Fox Family Lawyers
Cynthia Moseley Fox
Attorney at Law
7751 Carondelet Avenue,
Suite 700
Clayton, Missouri 63105
(St. Louis)
314.727.4880

Pre-Nuptial Agreements Can Be Invalidated In Various Ways

Last week’s column dealt with pre-nuptial agreements as a way to determine before the marriage what will happen should the marriage end in divorce. Typically, these agreements cover issues such as how the marital property would be divided up, what happens to any separate property brought into the marriage, and whether either party will be obligated to provide maintenance (i.e. alimony) to the other.

 

However, a pre-nuptial agreement can also be used to insure that someone’s property is passed along to their children, rather than to their spouse, in the event of their death. This comes into play when someone marries who already has children. If that person dies without a will, the surviving husband/wife is entitled under Missouri probate law to 50% of their deceased partner’s property, and 50% goes to any children born of the deceased spouse.

 

Most people think that their will can direct their property to their children…the ones they brought into the marriage. What they don’t know is that the will can be challenged after their death by their spouse. As a result, the best way to insure that your children receive what you intend them to have is via a pre-nuptial agreement with your husband or wife.

 

By the way, if you are already married and reading this but don’t have a pre-nuptial agreement, don’t despair. Although much less common, post-nuptial agreements are legal in Missouri and can have the same force of law if entered into “freely, fairly, knowingly, understandingly, and in good faith and with full disclosure”, which is the basis in Missouri for determining if a pre-nuptial (or post-nuptial) agreement is valid.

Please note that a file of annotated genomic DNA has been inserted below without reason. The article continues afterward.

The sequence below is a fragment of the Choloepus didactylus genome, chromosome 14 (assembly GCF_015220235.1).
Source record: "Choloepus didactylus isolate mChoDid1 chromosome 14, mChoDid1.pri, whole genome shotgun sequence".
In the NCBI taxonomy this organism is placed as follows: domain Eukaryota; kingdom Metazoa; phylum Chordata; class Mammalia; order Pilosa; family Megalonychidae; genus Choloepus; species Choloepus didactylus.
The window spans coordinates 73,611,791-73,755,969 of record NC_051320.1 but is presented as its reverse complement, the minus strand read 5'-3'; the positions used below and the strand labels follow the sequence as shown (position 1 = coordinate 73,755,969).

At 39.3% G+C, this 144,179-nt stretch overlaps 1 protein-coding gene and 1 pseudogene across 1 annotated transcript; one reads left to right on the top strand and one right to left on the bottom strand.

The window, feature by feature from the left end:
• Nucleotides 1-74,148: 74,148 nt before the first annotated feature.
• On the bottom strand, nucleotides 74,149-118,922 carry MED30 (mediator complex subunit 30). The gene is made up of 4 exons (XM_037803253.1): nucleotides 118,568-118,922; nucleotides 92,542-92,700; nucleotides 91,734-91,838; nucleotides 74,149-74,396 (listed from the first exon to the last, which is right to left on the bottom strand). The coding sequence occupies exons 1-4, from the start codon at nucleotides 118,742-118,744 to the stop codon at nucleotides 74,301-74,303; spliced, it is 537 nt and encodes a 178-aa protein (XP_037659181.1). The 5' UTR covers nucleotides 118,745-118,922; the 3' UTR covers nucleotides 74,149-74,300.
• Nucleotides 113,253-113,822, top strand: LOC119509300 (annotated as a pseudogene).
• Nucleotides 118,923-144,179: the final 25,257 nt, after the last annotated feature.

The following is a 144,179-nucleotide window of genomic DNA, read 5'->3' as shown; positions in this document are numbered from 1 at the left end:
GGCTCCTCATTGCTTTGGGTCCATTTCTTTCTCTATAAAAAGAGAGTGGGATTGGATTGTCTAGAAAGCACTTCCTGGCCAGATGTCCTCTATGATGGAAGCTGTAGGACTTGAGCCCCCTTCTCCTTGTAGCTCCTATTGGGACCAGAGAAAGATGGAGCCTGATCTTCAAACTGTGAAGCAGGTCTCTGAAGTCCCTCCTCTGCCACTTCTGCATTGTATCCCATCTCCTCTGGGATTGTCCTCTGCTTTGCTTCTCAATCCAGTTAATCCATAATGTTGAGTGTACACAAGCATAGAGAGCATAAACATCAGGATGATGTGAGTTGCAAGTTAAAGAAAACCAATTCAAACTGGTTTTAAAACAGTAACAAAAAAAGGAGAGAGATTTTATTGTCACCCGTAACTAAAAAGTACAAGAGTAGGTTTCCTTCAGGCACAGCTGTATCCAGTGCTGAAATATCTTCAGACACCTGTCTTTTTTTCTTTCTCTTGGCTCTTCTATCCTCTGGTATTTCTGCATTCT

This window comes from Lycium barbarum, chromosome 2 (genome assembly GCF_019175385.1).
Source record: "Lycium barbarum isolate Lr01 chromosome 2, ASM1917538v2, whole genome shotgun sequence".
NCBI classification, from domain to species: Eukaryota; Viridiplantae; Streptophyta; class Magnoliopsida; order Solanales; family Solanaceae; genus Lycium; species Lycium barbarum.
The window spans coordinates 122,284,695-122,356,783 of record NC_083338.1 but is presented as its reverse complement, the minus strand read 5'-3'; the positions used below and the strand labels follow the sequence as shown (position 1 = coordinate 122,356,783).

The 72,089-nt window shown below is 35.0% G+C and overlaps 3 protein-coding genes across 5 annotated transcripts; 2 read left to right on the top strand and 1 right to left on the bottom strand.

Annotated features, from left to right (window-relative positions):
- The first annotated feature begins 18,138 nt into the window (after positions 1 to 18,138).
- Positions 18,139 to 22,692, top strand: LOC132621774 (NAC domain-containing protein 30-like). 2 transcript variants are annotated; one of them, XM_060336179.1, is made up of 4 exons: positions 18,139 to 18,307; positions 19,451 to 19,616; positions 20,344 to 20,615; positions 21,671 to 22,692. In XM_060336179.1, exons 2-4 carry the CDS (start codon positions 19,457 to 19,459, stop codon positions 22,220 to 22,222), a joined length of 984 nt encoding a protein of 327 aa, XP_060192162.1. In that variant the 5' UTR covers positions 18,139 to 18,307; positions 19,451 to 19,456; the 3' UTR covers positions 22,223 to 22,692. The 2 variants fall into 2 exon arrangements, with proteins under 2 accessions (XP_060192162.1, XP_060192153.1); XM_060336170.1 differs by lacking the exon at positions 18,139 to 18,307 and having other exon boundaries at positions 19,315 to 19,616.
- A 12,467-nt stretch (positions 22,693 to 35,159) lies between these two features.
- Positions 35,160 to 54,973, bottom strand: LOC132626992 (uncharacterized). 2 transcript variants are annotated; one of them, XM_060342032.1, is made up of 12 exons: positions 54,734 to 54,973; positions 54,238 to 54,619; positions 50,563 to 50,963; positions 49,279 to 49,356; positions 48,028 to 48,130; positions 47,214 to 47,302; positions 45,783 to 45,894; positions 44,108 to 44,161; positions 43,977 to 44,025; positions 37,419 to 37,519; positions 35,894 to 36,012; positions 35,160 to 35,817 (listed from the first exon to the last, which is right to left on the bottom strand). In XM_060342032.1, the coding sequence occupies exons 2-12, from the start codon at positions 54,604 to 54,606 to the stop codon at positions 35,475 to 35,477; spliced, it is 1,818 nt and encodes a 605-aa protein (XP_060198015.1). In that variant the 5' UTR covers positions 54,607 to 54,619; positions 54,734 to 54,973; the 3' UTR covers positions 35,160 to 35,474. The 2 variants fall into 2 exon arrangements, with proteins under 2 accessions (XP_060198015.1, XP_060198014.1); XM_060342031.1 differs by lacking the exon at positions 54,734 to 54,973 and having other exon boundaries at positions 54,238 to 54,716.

If in reading this you have concluded that these agreements provide a high degree of certainty about how a marriage will be dissolved, I must disabuse you of that notion. These agreements are often contested at the divorce trial because one of the parties no longer likes the outcome. And, any competent attorney should advise their client that there is no guarantee that the pre-nuptial will be found to be valid, that it will be interpreted in the way one or both of the parties intended, or that it will even be enforced.

 

Having said all that, what can a couple do to increase the chances that their agreement will be upheld? First, each should be represented by separate counsel. This will help assure the court that the agreement was entered into “knowingly, understandingly”. Second, the court is typically suspicious of agreements that are negotiated and/or signed immediately prior to the marriage because this can be considered coercive.

 

Both parties must fully disclose their income, assets and debts. The easiest and best way to attack these agreements if it is found that one or both parties failed to disclose a material portion of their financial situation. Further, the agreement cannot be found to be unconscionable—that is, manifestly unfair to one of the parties. For example, in McMullin v McMullin, 1996, the court invalidated the pre-nuptial agreement as unconscionable because it kept the wife from sharing in any of the marital property.

 

Even though there are various criteria for determining the validity of these agreements, the court will not save you from your own stupidity. There are numerous cases in Missouri where one spouse has waived his/her rights despite the strenuous objections of the family, friends and their attorney. In Lippic v Lippic, 2003 and Darr v Darr, 1997, the court upheld pre-nuptial agreements in which the wife waived rights to alimony, and even some marital property because the wife had signed the agreement despite being advised by multiple attorneys not to do.